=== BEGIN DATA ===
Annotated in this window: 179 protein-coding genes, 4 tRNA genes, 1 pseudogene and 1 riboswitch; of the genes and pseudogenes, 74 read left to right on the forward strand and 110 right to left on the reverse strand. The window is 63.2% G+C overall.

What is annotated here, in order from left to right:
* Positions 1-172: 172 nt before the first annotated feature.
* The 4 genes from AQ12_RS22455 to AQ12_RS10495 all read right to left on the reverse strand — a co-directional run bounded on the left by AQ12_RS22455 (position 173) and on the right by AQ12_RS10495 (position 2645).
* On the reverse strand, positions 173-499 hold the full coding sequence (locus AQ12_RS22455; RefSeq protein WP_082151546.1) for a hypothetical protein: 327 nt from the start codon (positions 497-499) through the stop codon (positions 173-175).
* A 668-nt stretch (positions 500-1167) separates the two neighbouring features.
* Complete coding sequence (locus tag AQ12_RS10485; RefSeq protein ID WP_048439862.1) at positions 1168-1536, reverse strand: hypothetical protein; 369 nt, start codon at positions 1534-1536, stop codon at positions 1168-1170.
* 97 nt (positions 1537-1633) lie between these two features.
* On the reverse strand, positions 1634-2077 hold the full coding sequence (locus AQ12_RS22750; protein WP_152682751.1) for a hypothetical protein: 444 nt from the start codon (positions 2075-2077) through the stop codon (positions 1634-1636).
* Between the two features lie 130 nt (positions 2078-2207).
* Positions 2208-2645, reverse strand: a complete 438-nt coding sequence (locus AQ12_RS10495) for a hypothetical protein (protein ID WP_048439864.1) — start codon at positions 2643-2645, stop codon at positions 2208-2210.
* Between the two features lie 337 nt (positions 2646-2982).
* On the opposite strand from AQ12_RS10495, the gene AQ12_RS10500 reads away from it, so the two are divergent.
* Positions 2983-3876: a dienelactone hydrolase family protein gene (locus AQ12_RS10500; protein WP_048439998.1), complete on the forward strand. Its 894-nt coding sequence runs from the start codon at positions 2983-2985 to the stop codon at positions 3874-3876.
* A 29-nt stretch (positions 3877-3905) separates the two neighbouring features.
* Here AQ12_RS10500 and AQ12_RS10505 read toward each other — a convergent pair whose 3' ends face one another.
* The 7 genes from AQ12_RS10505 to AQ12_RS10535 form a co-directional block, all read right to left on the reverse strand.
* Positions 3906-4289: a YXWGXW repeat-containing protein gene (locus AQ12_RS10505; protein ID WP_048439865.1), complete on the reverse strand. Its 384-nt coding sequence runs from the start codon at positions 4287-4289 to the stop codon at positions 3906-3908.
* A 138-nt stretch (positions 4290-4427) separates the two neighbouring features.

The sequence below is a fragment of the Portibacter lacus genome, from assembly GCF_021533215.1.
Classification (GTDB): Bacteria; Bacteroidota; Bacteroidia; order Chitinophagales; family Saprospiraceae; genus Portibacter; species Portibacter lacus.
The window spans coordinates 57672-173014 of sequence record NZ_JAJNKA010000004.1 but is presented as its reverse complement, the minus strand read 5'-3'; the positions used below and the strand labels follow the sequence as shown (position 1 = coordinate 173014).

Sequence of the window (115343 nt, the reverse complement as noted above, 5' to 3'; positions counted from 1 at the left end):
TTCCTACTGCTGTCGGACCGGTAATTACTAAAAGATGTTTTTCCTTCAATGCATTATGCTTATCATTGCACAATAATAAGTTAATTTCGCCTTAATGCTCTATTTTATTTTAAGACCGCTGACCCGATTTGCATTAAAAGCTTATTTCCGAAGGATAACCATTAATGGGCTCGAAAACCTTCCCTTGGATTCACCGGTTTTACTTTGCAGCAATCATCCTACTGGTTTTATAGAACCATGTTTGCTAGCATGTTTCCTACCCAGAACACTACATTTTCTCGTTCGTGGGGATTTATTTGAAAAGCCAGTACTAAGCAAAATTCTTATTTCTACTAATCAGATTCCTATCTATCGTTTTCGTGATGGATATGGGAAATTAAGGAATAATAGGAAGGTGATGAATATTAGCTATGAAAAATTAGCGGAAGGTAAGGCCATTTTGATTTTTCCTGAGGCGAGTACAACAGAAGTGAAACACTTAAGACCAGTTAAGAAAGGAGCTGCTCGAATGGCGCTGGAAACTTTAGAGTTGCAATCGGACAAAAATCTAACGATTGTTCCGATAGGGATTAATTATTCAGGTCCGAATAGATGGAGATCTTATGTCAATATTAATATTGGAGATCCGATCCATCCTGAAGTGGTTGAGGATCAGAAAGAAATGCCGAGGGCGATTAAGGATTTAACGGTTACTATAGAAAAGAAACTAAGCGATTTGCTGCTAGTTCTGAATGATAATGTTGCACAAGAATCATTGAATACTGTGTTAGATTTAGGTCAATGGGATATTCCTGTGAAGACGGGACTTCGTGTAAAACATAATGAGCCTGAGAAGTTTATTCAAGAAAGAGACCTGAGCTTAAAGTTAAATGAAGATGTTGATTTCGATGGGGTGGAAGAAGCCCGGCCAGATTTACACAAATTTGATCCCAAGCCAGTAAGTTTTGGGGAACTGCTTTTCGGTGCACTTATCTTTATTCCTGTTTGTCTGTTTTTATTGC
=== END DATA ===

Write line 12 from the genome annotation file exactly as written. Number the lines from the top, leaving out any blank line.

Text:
* Between the two features lie 337 nt (positions 2646-2982).